Institutions need to stop addressing sexual harassment as it occurs, and need to start addressing it as a symptom of an institutional problem. A culture that permits sexual harassment, tells victims to deal with it so they don’t hurt their careers, works to protect the harasser from negative impacts – this is what needs to change.

University of California-Berkeley

  1. 1980: Elbaki Hermassi, University of California-Berkeley. SUSPENDED WITHOUT PAY FOR ONE QUARTER.
  2. 1991: Michel Strickmann, University of California-Berkeley. FIRED.
  3. 2002: John P. Dwyer, Dean of Law School, University of California-Berkeley. RESIGNED.
  4. 2012: Diane Leite, Assistant Vice Chancellor, University of California-Berkeley. REASSIGNED TO NEW POSITION.
  5. 2014: Graham Fleming, Vice Chancellor for Research, University of California-Berkeley. RESIGNED.
  6. 2016: Sujit Choudhry, Dean of Law School, University of California–Berkeley. 10-PERCENT REDUCTION IN SALARY FOR ONE-YEAR, LEAVE OF ABSENCE FROM DEANSHIP, BACK ON FACULTY.
  7. 2015: Geoff Marcy, University of California-Berkeley. RESIGNED, NOW EMERITUS FACULTY.


  1. 1992: Stephen Kellert, Yale. DISCIPLINED (DETAILS UNKNOWN).
  2. 1993: Name UnKnown, Yale University. RESIGNED.
  3. 1996: Jay Jorgenson, Yale. REPRIMANDED.
  4. 2007: Joseph Schlessinger, Yale. LAWSUIT SETTLED. and
  5. 2013: John Coleman Darnell, Yale. ONE YEAR SUSPENSION.
  6. 2015: Michael Simons, Yale. 18-MONTH SUSPENSION, THEN RESIGNED.
  7. 2015: Rex L. Mahnensmith, Yale. RESIGNED.

Sexual Harassment in Academia – Not Just Words

I have been compiling documented cases of sexual harassment in academia. So far, I’ve unearthed 160 cases, including 3 departments and 19 administrators. Earlier, I wrote a post about a few things I learned while compiling this list. I have a few things to add:

1. SEXUAL HARASSMENT AT UNIVERSITIES IS OFTEN PHYSICAL. While some of the documented cases involve inappropriate language, the vast majority involve a university employee engaging in inappropriate physical behaviors – from kissing to groping, to assault, to rape, and even to murder. Read through the list – a number of faculty accused of sexual harassment committed criminal acts. Sexual harassment is not a technicality – it’s often a real, physical violation.

2. MANY INVESTIGATIONS OF SEXUAL HARASSMENT END WHEN THE ACCUSED RESIGNS. Of the 160 cases I have identified, a whopping 58 of the accused sexual harassers resigned from their faculty or administrative positions. That’s over 36%!  These resignations often occurred just before the institution concluded a sexual harassment investigation, meaning that many of these cases were simply closed WITHOUT ANY RECORD OF THE SEXUAL HARASSMENT HAVING OCCURRED! This allows faculty to get jobs elsewhere, such as this guy who resigned twice from two different jobs.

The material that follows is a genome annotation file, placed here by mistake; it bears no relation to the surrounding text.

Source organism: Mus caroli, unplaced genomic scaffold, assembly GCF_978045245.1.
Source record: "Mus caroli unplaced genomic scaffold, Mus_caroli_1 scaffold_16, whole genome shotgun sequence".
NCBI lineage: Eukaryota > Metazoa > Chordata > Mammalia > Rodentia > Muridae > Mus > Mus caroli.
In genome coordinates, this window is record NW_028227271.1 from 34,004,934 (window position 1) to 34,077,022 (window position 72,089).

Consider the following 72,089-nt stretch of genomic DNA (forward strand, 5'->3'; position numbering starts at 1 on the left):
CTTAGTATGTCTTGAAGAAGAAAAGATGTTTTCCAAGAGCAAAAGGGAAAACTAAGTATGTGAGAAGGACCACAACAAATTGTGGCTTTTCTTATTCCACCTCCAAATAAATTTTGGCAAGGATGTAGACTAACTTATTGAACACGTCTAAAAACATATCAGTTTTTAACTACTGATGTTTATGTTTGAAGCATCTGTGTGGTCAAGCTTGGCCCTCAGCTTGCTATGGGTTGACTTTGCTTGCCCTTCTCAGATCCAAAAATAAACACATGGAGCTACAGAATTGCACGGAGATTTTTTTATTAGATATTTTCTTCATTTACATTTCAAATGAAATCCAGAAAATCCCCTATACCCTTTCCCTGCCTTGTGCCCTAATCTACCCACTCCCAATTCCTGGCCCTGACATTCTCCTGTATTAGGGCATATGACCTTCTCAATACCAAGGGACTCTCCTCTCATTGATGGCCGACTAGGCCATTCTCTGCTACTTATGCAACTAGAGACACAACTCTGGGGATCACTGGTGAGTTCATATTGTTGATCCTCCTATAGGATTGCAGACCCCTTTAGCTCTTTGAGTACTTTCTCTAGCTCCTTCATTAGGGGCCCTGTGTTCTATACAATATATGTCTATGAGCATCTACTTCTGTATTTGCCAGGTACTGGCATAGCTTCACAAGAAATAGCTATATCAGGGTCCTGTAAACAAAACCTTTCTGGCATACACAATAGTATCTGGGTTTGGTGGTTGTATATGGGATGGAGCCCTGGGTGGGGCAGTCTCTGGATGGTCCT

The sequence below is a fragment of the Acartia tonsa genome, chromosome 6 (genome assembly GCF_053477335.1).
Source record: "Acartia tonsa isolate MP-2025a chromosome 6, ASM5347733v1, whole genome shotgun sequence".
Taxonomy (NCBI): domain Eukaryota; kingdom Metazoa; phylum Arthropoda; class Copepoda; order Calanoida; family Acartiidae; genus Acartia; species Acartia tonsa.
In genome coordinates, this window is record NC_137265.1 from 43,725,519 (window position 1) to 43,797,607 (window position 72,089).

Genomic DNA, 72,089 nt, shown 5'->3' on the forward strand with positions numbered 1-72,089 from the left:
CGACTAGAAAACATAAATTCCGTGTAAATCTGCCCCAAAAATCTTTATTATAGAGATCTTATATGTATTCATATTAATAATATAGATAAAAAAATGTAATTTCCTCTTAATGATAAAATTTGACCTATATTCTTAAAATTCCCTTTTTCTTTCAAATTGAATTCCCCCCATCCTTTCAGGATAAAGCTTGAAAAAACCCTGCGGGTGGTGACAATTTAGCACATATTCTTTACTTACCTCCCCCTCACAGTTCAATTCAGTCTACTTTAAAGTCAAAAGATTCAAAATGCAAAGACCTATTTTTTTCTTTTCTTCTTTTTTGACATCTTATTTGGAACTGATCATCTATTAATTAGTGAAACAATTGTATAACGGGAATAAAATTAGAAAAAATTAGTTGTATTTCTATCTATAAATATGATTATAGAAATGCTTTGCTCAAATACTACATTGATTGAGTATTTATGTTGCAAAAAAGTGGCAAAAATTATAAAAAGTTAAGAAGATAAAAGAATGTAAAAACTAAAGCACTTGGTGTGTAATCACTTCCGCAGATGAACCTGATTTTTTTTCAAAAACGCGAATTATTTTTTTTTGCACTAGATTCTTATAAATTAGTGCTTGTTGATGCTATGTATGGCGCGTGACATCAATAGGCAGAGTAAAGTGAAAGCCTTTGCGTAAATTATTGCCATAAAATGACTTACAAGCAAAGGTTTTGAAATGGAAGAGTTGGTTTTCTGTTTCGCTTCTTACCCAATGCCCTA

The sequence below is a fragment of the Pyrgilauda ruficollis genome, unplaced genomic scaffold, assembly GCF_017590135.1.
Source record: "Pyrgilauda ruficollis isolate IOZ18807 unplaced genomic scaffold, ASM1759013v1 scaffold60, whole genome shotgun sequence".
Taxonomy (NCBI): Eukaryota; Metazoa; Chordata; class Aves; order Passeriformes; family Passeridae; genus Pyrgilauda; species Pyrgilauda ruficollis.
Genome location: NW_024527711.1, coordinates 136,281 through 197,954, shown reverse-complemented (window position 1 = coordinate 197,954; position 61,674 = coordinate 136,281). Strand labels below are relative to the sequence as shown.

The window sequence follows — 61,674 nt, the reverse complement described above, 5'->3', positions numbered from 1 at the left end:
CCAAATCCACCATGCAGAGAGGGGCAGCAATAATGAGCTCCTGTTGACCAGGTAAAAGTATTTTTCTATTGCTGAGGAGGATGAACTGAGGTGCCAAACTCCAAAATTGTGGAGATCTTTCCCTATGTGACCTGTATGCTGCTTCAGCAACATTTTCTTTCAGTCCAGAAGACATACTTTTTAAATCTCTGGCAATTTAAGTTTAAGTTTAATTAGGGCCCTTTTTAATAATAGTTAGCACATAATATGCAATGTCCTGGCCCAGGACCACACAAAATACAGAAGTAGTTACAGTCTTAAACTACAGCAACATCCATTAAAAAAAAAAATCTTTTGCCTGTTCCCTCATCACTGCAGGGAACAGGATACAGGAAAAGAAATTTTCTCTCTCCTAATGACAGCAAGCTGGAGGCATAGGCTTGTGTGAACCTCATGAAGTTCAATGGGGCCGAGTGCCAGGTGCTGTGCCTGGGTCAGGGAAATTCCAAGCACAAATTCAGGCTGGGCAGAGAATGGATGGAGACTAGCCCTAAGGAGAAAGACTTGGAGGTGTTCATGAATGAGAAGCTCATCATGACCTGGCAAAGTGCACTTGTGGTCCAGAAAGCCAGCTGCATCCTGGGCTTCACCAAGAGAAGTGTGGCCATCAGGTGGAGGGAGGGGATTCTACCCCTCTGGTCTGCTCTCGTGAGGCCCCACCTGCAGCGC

3. SOME UNIVERSITIES REASSIGN OR EVEN RE-HIRE SEXUAL HARASSERS. Several universities have re-hired faculty who resigned previously because of sexual harassment, or simply reassign them to new positions or find other ways to continue to pay them. How serious are these schools at combating sexual harassment in academia if known harassers are allowed to continue working? Not surprisingly, there are multiple cases of known harassers doing it again at the same place, such as this physics professor or this music professor.

4. UNIVERSITIES NEED TO BE TRANSPARENT ABOUT SEXUAL HARASSMENT COMMITTED BY EMPLOYEES. Compiling this list of 160 cases of sexual harassment committed by departments, administrators, and faculty was hard work. I had to be creative in order to find many of these cases – simply searching for sexual harassment at universities yielded only the most high profile cases. I had to dig around by discipline or geographic location. Even then, many cases only cropped up when I found a cryptic reference and then tracked down specifics of each case. Universities don’t want us to know what is happening on their campuses- sexual harassment is embarrassing and potentially expensive (an example). Hiding sexual harassment is a societal problem, however, since sexual harassers can simply move on to other schools (such as this biology professor or this anthropology professor). Being transparent about sexual harassment – from the initial stages of an investigation to its final conclusion – would help everyone.

I am still a little shocked that I found so many documented cases of faculty/administrator sexual harassment. We know that this is just the tip of the iceberg, since most sexual harassment goes unreported. I also suspect many sexual harassment investigations are hidden behind confidentiality and privacy concerns. It doesn’t have to be this way. Universities can and should do better.